Sermon for July 3rd, 2022

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Psalm 107:1-43

Our scripture reading today will be incorporated into the sermon.

Psummer of Psalms: Psalm 107

Tomorrow is the 4th of July, Independence Day, and it's a good occasion to remember that our own heritage as Presbyterians is intertwined in that of our nation. Twelve of the 56 men who signed the Declaration of Independence were Presbyterians, and one (John Witherspoon) was a Presbyterian pastor--the only pastor to sign the document. In fact, Rev. Witherspoon was so vocal and influential in the debate leading up to the American revolution, that when word came to the Prime Minister of England (Horace Walpole) that the colonies were rebelling, he remarked that "Cousin America has run off with a Presbyterian parson!" In our own history books, we refer to our struggle for independence as the "American Revolution," but in contemporary English sources at the time, it was occasionally referred to as the "Presbyterian Rebellion in the Colonies."

So when you fire up your grills tomorrow afternoon to celebrate, give thanks to God for our nation, for our independence, and also for the brave Presbyterians--then and now--whose courage and conviction inspires us.

Today's Psalm, the 107th Psalm, has an important independence day connection: It has been used in recent years as part of the liturgy for Israel's Independence Day in Jewish prayer books. There are, in my opinion, some striking similarities between ancient Israel and modern day America--some of them positive and some less so. Or perhaps it's just that we tend to see our own present-day cares and concerns reflected in the ancient scriptures because they are God's timeless words to all people in all places.

Psalm 107 begins with a a call to worship, and a very broad invitation for all people to respond.

1 O give thanks to the Lord, for he is good, for his steadfast love endures forever.
2 Let the redeemed of the Lord say so, those he redeemed from trouble
3 and gathered in from the lands, from the east and from the west, from the north and from the south.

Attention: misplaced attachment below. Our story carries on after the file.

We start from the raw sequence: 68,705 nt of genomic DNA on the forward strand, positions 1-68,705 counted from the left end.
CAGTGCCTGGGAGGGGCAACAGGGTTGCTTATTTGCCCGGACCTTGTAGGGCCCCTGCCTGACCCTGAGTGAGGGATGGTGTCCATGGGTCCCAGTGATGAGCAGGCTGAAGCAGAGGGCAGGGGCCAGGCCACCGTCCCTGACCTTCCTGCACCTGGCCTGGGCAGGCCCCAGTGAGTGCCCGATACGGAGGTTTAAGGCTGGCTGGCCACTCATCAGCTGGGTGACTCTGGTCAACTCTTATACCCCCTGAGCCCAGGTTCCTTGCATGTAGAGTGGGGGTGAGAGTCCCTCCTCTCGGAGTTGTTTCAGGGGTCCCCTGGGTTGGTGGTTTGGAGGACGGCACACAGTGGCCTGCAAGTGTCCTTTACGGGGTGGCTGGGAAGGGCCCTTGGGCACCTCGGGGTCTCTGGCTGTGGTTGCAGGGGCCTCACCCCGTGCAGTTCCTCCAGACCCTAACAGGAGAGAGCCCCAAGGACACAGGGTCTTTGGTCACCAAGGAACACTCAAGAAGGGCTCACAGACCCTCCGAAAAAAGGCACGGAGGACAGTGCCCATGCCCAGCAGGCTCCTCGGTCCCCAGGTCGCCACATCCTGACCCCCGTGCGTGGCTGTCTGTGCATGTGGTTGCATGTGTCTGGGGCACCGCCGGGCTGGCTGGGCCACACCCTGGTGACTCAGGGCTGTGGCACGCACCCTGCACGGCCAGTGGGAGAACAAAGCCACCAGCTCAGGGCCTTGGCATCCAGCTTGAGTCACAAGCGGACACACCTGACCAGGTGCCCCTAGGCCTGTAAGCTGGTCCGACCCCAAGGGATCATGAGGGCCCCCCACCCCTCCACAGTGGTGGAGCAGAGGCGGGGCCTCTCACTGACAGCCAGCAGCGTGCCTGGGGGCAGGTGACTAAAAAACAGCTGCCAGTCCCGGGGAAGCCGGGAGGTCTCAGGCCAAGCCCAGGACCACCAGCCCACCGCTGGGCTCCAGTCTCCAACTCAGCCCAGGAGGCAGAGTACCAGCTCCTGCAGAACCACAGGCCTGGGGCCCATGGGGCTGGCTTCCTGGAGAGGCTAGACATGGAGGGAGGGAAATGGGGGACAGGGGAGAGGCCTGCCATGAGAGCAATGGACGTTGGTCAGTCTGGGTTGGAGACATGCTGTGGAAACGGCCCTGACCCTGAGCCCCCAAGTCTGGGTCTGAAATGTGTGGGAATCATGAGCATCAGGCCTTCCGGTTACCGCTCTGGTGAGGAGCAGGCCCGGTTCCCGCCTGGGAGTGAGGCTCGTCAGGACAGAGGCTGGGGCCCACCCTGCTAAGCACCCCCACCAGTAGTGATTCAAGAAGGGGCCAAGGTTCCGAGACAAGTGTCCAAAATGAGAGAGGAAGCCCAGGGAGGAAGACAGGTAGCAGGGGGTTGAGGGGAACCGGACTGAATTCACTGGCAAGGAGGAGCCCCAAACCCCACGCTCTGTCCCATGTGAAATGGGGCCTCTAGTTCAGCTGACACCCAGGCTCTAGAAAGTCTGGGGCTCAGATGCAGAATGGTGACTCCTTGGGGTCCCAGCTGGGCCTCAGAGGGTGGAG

That last part of the invitation--the part about people gathered in from the east, the west, the north, and the south--is the key to understanding the rest of the psalm. In ancient Israel, it was the custom for all Jewish people to make a pilgrimage at least once a year to the city of Jerusalem, and to the temple. They would come from the east, the west, the north, and the south--and this psalm acknowledges their stories.

In the same way, when Israel was reestablished as a nation in 1948, faithful Jews returned to their homeland from all over the world--again, from east and west, from north and south--I imagine this Psalm took on special meaning for them in that time.

17,000 years ago, the first people came to America. They came from the North, crossing the Bering Strait land bridge and settling throughout the continent. Today we call them "Native" Americans, but they were once newcomers in this land, too. In the 17th and 18th centuries, immigrants arrived to America from the East, from Europe and (due to the slave trade) from Africa. In the 19th and early 20th centuries, there was a wave of immigration coming from the West--from China, the Philippines, from Japan and Korea. In our own times, the late 20th and early 21st centuries, we have seen an influx of immigration from the South, from Mexico, Central America, and South America. In every century, from every direction, people have come to this land in search of something--whether it's freedom, prosperity, safety, opportunity--I believe that Psalm 107 speaks to their stories, to our stories, as well.

Verses 4-9 tell the first story. I'm going to read verses 4 and 5. Then we'll read verse 6 together (out loud). I'll read verse 7, then we'll read verse 8 together, and I'll read verse 9. If you're confused, just read the bold words on the screen. Your part is the refrain that will be found in each section, each story.

4 Some wandered in desert wastes, finding no way to an inhabited town;
5 hungry and thirsty, their soul fainted within them.
6 Then they cried to the Lord in their trouble, and he delivered them from their distress;
7 he led them by a straight way, until they reached an inhabited town.
8 Let them thank the Lord for his steadfast love, for his wonderful works to humankind.
9 For he satisfies the thirsty, and the hungry he fills with good things.